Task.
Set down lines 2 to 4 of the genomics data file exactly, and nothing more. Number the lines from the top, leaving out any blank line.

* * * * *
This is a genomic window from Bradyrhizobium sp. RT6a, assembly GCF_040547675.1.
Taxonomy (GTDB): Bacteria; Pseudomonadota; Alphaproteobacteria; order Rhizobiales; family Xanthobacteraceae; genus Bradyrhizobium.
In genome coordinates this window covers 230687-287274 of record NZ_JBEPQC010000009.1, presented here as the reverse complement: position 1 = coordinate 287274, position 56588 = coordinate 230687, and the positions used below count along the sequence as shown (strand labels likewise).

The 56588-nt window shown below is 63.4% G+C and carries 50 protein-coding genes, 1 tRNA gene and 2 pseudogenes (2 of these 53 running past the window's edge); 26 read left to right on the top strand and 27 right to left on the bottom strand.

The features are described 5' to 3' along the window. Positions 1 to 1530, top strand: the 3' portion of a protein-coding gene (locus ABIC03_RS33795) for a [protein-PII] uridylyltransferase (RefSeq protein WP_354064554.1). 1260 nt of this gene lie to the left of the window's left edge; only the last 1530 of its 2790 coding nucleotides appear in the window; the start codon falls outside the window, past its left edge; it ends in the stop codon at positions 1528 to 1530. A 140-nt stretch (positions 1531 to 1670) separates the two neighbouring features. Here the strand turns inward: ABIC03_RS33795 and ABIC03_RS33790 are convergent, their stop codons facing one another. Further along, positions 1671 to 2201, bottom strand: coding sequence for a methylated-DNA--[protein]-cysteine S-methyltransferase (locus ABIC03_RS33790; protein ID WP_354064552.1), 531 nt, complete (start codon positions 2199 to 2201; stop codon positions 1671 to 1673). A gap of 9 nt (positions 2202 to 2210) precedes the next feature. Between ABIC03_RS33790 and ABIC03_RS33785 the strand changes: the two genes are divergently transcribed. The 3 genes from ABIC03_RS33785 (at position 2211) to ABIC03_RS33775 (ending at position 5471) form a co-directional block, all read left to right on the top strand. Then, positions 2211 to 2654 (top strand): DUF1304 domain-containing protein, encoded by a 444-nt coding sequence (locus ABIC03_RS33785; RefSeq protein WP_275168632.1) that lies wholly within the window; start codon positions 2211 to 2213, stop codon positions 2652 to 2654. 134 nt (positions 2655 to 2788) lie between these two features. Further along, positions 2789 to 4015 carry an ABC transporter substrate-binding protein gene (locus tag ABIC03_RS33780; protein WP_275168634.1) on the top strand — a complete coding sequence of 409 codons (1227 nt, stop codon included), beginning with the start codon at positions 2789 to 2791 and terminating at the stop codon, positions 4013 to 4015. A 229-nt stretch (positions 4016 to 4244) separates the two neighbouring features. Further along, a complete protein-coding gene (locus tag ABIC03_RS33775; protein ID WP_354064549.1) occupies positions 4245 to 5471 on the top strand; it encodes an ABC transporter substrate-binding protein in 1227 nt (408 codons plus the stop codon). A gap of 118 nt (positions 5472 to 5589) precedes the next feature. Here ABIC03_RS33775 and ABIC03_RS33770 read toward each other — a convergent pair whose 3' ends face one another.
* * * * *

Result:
Taxonomy (GTDB): Bacteria; Pseudomonadota; Alphaproteobacteria; order Rhizobiales; family Xanthobacteraceae; genus Bradyrhizobium.
In genome coordinates this window covers 230687-287274 of record NZ_JBEPQC010000009.1, presented here as the reverse complement: position 1 = coordinate 287274, position 56588 = coordinate 230687, and the positions used below count along the sequence as shown (strand labels likewise).

The 56588-nt window shown below is 63.4% G+C and carries 50 protein-coding genes, 1 tRNA gene and 2 pseudogenes (2 of these 53 running past the window's edge); 26 read left to right on the top strand and 27 right to left on the bottom strand.